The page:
Heat Islands Intensify
St. Louis Summer for Many

Heat map landscape of St. Louis summer 2021
Image Credit: Esri, USGS | Esri, FAO, NOAA | The Trust for Public Land, Descartes Labs, USGS

Heat islands in cities like St. Louis are getting more dangerous, according to a recent report, The Effects of Historical Housing Policies on Resident Exposure to Intra-Urban Heat,. “As climate change brings hotter, more frequent and longer heatwaves, the same historically underserved neighborhoods – often where lower-income households and communities of color still live – will face the greatest impact,” the report said.

Deadly urban heatwaves disproportionately affect underserved neighborhoods because of the legacy of housing policies which have denied African Americans home ownership and basic public services, the landmark new study has found.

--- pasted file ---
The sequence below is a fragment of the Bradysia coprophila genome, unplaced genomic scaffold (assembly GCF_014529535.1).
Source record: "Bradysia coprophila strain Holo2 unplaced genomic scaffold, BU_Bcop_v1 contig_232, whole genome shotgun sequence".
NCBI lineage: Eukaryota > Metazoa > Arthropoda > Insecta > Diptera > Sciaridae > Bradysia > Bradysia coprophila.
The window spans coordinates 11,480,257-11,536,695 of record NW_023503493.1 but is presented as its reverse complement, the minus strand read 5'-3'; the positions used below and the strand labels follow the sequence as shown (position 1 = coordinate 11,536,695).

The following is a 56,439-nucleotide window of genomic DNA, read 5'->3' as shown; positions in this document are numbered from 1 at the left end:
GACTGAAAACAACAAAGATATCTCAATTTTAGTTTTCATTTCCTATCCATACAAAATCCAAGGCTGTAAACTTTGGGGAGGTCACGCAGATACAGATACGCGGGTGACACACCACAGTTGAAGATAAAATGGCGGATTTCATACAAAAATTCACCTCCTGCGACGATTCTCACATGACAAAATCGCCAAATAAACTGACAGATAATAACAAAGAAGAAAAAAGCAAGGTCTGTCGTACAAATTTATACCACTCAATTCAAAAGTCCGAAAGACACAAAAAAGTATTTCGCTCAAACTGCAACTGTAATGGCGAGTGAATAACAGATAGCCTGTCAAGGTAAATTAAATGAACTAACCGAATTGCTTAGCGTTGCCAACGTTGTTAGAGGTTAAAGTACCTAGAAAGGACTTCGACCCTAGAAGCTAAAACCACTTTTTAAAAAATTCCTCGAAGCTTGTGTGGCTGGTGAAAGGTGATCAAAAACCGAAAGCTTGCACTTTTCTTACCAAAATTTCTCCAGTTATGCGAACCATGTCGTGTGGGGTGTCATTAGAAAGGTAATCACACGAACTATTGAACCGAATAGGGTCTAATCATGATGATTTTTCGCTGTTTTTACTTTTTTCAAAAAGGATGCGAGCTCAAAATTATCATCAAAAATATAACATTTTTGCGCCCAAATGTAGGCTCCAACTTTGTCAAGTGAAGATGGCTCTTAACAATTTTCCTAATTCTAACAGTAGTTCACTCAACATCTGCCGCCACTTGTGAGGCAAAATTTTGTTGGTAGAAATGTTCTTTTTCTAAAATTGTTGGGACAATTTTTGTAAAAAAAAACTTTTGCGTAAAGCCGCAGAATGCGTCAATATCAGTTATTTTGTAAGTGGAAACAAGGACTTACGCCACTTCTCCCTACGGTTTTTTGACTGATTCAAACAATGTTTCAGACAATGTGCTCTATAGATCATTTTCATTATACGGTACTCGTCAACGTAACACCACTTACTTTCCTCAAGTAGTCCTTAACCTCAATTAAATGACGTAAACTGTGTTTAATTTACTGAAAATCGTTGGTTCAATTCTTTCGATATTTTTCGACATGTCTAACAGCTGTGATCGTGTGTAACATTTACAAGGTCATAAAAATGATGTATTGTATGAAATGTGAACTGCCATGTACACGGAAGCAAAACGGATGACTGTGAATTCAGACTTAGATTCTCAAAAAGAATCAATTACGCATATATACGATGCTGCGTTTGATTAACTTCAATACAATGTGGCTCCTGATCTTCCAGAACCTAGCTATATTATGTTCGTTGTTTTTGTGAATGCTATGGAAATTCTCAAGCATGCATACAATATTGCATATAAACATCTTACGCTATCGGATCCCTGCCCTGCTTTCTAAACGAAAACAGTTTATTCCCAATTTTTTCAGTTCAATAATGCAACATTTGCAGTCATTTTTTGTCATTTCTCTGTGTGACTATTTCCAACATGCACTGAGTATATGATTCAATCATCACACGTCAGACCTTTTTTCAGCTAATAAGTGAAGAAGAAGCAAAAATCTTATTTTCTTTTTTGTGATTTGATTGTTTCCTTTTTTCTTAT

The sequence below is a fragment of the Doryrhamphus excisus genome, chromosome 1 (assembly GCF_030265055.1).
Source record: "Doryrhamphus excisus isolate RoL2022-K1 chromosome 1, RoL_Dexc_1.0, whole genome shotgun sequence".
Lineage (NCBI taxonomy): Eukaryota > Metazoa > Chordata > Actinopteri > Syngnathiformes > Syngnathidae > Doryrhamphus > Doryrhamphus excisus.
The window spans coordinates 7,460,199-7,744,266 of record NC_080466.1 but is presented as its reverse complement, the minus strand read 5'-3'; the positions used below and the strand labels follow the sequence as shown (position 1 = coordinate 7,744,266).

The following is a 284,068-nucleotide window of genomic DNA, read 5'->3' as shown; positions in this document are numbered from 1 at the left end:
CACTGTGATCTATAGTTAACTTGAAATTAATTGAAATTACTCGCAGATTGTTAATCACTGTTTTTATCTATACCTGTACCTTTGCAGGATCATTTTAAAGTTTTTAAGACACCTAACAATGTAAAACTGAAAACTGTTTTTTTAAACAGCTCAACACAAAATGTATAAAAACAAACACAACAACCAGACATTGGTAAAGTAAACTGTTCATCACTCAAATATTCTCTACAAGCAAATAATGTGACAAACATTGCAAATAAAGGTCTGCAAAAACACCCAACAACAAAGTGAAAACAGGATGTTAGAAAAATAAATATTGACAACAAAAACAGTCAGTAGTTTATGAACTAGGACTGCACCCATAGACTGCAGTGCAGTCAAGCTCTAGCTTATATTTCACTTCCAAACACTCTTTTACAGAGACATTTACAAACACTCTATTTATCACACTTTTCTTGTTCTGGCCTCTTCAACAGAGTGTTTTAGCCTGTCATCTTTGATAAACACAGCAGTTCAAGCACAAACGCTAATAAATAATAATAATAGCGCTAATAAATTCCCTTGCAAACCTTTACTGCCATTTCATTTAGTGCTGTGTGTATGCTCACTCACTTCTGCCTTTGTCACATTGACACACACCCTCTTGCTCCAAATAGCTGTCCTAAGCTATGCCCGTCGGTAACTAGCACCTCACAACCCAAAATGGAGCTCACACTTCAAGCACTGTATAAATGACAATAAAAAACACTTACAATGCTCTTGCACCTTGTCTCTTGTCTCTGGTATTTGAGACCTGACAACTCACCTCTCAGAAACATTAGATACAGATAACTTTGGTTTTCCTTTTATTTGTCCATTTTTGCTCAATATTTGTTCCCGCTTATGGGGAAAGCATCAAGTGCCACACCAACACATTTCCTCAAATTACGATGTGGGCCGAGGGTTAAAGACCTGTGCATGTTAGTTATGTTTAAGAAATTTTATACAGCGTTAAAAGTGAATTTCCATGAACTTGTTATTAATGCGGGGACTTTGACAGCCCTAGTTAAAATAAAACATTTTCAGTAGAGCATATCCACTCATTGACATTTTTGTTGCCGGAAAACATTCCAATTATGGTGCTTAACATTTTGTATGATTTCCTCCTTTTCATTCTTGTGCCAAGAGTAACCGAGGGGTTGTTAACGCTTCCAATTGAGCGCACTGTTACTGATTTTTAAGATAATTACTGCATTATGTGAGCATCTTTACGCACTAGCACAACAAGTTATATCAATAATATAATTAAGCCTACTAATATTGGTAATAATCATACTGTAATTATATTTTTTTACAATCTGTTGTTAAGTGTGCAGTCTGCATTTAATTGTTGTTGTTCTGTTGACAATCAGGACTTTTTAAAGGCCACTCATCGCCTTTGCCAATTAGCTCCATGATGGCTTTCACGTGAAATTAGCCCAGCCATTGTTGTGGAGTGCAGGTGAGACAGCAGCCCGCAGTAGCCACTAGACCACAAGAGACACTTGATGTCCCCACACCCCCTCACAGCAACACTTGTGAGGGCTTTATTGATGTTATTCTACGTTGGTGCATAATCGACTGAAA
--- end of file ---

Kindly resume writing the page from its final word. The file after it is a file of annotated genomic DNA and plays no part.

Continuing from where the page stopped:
Extreme heat kills hundreds of people in the US every year – more than any other hazardous weather event, including hurricanes, tornadoes and flooding, according to the Centers for Disease Control.

However, exposure to extreme heat is unequal: temperatures in different neighborhoods within the same city can vary by 20F. It is mostly lower-income households and communities of color who live in these urban “heat islands” which have historically had fewer green spaces and tree canopy, and more concrete and pavements and thus are less equipped to cope with the mounting effects of global heating.


This satellite map details areas of St. Louis where heat islands form during the summer. These areas do
not cool down at night, magnifying the problem.

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We install home weatherization materials, setup portable heaters and electric blankets, or simply give out standard blankets for immediate warmth. For the heat we install window air conditioners.